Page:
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URI welcomes yellow lobster

August 4, 2010

A rare yellow lobster caught by a Rhode Island lobsterman has a new home at the University of Rhode Island. URI officials say they plan to put the lobster in a small aquarium on the school’s Bay Campus. First the lobster is getting some squid to eat and a little peace and quiet. School officials say the crustacean was “stressed out” by all the public and media attention.

3 Comments leave one →
  1. August 5, 2010 1:05 pm

    I can’t help wondering how you can tell when a lobster is “stressed out.” Does it look worried? I suppose being captured and handled and having little elastics stuck on your claws, is kind of stressful for any lobster, though I suppose this one has been handled more than most.

    Just seemed funny to me!

    • August 5, 2010 2:23 pm

      Excellent question!

      I’ll ask the URI folks for their explanation. My undertsanding is that lobsters tire out quickly and are easily stressed when removed from their natural environment. Author John McPhee chronicles the lengths a lobster company goes to in order to transport its catch in a great New Yorker article from 2005:

      “Long-distance travel will stress a lobster and affect it physically. Among other things, it loses weight and accumulates ammonia. This can happen on a smooth highway, let alone in giddy turbulence at thirty thousand feet. If a lobster succumbs, the ammonia will detonate as a shaped olfactory charge. The next time your quarterback is unconscious, put a dead lobster under his nose and he’ll stand up ready for action. If lobsters are going to travel the globe, they need rest at strategic places en route – they need to “float,” in the common language of the trade, for recuperative periods.”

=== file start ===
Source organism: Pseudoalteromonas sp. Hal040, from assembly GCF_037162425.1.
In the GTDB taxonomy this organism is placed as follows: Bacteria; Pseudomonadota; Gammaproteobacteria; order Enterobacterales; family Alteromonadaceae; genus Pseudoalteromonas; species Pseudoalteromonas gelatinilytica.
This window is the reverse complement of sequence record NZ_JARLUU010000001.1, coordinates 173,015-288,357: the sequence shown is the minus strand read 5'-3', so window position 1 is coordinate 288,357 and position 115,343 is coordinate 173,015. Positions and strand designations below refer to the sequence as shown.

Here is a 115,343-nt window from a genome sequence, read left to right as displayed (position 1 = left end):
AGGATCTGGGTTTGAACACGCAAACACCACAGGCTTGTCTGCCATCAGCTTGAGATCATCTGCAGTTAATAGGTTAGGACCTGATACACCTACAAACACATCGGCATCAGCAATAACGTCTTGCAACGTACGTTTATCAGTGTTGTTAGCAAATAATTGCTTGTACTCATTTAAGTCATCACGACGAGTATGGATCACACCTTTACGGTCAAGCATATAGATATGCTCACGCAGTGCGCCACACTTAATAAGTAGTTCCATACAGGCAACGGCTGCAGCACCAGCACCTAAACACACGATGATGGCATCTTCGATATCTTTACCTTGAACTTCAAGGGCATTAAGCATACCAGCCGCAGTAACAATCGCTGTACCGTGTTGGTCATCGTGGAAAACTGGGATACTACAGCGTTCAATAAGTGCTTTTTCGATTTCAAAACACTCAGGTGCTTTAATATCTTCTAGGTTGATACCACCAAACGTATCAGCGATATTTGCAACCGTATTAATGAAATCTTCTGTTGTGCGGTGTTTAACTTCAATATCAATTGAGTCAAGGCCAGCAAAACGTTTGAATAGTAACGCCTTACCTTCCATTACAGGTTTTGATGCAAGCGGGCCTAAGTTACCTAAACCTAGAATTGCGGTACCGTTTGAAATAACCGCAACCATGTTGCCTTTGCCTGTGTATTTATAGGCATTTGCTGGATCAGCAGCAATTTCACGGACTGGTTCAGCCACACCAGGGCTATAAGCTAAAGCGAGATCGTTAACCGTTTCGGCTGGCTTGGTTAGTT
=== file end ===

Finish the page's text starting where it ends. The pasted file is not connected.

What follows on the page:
2. August 5, 2010 4:15 pm

    Lobster update:

    Ed Baker from URI’s research aquarium says the main sign of stress in lobsters is “listlessness.”

    “You want your lobster to be lively and feisty,” Baker told me, but this lobster was looking droopy after being handled as much as 100 times a day.

    “In the widely-circulated photos, you can see its big claws are hanging down,” Baker said. “When lobsters from our aquarium are pulled out of the water, their claws go up and they’re ready for action.”

    Baker says he plans to display the yellow lobster in a clear glass tank, so it won’t have to be pulled out of the water every time someone wants to see it. He’s hoping to arrange public viewing sessions as early as next week.

    One last bit of trivia: the yellow lobster has been dubbed “Tyler” in honor of the nine-year-old boy whose mother took the first widely-circulated photo.

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